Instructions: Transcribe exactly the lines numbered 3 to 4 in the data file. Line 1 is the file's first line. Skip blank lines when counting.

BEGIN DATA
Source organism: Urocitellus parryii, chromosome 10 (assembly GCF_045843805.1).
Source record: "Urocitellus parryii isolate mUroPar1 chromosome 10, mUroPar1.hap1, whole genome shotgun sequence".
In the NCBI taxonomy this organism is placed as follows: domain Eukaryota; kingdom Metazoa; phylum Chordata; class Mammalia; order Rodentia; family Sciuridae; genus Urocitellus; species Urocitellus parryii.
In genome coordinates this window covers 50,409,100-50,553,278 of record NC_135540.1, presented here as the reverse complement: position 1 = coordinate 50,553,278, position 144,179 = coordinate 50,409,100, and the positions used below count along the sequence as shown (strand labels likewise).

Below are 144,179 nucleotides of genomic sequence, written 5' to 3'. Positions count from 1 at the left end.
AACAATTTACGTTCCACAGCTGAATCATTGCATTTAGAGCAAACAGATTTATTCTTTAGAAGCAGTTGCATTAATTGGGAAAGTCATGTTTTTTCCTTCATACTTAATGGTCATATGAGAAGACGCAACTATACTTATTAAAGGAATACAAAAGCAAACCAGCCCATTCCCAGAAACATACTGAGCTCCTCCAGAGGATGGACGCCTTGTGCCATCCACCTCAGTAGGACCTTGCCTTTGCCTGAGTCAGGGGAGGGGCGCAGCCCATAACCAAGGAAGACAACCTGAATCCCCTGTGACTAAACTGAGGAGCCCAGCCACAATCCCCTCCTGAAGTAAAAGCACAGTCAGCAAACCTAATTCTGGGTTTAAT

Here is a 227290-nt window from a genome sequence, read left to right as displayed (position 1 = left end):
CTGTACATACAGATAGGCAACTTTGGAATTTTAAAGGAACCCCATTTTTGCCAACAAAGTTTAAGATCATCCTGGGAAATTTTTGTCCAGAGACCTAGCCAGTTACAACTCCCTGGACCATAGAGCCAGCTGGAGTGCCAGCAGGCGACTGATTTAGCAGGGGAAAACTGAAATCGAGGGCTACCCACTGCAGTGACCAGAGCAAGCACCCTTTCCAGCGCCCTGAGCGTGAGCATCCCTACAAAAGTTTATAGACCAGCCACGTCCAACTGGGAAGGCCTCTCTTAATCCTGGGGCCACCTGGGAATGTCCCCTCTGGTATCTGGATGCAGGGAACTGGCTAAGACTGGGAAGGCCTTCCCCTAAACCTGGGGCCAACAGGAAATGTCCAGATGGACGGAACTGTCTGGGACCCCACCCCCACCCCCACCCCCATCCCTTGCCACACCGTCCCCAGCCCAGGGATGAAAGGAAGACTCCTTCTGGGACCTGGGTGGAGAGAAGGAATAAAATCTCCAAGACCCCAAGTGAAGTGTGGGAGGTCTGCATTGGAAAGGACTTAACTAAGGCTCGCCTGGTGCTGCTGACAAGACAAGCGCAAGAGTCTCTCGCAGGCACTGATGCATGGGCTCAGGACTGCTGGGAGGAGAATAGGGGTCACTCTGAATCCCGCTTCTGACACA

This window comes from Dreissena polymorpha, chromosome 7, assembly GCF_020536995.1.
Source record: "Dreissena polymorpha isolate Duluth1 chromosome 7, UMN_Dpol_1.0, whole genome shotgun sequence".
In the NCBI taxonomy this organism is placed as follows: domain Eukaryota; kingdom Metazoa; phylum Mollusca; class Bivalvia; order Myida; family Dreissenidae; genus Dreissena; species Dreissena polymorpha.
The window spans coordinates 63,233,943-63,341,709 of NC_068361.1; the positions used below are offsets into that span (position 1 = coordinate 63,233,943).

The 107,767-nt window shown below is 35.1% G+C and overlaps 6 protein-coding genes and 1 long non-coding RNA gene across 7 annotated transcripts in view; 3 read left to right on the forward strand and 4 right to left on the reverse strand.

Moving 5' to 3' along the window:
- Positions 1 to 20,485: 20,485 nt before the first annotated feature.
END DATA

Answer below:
In the NCBI taxonomy this organism is placed as follows: domain Eukaryota; kingdom Metazoa; phylum Chordata; class Mammalia; order Rodentia; family Sciuridae; genus Urocitellus; species Urocitellus parryii.
In genome coordinates this window covers 50,409,100-50,553,278 of record NC_135540.1, presented here as the reverse complement: position 1 = coordinate 50,553,278, position 144,179 = coordinate 50,409,100, and the positions used below count along the sequence as shown (strand labels likewise).